1) For default settings (page level locking with maxlocks that defaults to NUMLKTS parameter) DB2 will commit every 5120 rows, which in this test, was rather quickly even for a big table with a 1000 bytes per row and several indexes. Even when using a much higher value for maxlocks, DB2 will not change the commit frequency.
2) When constrained by maxlocks,  DB2 will commit more frequently (our test showed every 36 rows), and performance will be impacted severely.
3) It seems that the commit frequency does not depend on the amount of records we load
4) It seems that the commit frequency does not depend on the record length of the table being loaded

That sums up answer number 3.
As for question number 4:
4) Is it possible that the load utility will experience a lock escalation?

The Load utility will not cause lock escalation, no matter what is the maximum number of locks it is allowed to acquire. This conclusion is based on 3 facts:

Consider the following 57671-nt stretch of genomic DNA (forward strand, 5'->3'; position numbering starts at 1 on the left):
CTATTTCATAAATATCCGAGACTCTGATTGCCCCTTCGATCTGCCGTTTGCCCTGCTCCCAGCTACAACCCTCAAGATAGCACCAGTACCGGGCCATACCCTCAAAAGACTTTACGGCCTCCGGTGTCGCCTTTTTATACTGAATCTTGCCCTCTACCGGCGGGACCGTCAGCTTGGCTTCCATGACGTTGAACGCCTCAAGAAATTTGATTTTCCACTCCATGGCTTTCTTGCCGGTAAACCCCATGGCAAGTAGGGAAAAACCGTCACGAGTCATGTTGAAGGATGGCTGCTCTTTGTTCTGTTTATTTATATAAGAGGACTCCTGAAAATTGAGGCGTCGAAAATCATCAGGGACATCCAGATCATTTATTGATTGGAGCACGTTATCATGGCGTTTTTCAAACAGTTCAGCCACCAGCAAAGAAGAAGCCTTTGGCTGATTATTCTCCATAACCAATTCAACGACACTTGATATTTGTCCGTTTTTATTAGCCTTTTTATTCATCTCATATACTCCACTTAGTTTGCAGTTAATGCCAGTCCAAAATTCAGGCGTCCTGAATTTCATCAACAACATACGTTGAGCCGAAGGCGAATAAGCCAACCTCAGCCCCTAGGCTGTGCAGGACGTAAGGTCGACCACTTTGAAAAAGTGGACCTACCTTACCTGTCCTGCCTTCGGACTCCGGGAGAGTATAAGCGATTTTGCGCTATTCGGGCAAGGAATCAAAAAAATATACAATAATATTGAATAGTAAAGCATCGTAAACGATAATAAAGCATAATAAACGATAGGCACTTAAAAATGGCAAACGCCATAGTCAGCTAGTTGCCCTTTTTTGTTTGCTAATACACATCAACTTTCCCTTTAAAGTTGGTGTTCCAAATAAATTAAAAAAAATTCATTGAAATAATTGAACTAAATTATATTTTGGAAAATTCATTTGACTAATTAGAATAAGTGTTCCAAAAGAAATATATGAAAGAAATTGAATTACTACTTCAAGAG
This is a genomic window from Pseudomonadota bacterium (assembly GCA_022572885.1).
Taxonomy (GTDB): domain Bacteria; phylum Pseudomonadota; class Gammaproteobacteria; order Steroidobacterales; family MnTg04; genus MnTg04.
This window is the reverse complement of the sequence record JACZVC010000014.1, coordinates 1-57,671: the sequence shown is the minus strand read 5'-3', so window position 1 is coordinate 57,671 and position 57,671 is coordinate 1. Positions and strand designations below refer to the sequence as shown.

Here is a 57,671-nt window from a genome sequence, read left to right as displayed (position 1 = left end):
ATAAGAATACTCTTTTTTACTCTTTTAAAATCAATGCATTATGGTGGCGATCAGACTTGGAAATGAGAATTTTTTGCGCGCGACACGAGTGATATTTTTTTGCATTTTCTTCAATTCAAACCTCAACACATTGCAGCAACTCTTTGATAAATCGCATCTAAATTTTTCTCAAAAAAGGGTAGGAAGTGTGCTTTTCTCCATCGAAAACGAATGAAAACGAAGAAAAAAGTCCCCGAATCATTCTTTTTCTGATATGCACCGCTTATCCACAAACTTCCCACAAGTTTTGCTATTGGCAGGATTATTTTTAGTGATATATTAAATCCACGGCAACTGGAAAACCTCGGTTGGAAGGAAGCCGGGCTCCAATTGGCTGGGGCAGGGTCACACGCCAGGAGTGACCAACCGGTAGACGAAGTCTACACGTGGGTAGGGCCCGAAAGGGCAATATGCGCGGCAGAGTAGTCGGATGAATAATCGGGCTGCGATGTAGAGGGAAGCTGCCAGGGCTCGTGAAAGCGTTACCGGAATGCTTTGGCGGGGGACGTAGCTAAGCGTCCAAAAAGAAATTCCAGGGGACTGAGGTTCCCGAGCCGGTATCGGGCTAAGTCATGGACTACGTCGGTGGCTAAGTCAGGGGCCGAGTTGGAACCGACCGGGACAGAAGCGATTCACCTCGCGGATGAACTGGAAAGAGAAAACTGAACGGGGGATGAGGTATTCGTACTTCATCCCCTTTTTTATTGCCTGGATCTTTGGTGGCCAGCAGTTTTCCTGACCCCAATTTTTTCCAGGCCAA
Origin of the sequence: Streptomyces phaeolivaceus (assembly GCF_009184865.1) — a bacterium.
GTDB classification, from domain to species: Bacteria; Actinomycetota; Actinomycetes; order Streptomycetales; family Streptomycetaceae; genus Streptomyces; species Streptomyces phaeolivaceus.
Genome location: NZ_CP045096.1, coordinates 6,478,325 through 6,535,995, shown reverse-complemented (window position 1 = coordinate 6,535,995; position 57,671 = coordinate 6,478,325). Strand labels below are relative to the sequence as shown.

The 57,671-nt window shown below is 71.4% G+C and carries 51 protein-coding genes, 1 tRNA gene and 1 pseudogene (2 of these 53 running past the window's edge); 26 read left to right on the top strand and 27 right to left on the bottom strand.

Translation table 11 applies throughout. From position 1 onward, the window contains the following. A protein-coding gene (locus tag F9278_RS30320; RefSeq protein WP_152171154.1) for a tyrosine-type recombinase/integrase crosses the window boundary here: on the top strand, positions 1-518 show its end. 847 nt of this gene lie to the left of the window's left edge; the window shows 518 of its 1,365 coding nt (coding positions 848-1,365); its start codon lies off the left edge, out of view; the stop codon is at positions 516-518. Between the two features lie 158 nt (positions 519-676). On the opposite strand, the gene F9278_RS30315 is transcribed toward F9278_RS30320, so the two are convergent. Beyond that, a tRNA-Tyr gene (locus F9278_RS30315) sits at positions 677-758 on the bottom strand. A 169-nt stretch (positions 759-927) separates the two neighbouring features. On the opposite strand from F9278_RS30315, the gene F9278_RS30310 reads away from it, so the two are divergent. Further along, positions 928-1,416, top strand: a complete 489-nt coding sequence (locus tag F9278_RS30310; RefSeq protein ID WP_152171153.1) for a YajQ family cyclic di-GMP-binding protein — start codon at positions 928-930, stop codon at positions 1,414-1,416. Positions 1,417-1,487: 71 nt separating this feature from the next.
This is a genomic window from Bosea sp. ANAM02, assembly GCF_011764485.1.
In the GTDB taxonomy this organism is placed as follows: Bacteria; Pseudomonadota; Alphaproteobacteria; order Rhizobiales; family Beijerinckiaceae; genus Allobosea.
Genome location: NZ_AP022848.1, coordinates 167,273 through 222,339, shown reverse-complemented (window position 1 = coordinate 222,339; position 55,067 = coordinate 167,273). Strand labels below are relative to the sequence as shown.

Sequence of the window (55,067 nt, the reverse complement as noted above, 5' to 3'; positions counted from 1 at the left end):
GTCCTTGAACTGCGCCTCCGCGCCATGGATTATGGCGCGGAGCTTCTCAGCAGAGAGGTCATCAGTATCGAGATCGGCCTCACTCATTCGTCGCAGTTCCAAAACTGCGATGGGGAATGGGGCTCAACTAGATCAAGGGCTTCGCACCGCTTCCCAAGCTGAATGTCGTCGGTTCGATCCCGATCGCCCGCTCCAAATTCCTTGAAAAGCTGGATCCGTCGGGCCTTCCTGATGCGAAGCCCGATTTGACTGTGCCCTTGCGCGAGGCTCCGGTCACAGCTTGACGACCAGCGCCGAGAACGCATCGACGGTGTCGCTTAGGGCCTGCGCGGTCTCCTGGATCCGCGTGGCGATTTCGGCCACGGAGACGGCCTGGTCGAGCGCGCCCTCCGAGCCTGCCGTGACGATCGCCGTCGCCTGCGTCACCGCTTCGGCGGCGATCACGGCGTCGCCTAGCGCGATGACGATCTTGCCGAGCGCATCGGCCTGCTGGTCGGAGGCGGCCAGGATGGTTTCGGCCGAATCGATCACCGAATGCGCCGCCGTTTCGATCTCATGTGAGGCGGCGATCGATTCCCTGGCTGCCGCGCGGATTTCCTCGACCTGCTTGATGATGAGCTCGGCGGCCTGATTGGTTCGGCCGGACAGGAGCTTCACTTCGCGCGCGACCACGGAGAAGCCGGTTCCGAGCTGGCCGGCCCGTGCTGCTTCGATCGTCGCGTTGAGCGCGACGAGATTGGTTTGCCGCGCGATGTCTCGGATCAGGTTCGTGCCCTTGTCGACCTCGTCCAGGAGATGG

1) No lock escalation message was issued to the DB2MSTR and no lock escalation appeared in the lock escalation counter in omegamon.
2) If lock escalation had took place, there would be no reason for the LOAD operation to take significantly longer to execute as we have seen
3) The omegamon lock counters show that when the lockmaxs parameter is set to a small value, the LOAD utility had many lock requests and many lock change request (which will be redundant if it had escalated to a table lock).

And one last nugget - the LOAD utility acquires locks at the same level the application does, so if your tablespace is defined with locksize tablespace, the LOAD utility will also acquire a S tablespace lock, which will cause any user application that tried to update the table to wait.

That was a long one, hope it answered all your questions.

Till next time
Momi

1 comment:

  1. Many thanks for your insightful analysis! You managed to help me solve a high-priority, high-focus problem that was happening today at work: LOAD RESUME SHRLEVEL CHANGE was running for hours and hours because it seemed to be running COMMIT every row or two. Your post prompted me to look at our SQL - turns out we coded LOCKMAX 1 on these tables! Thanks!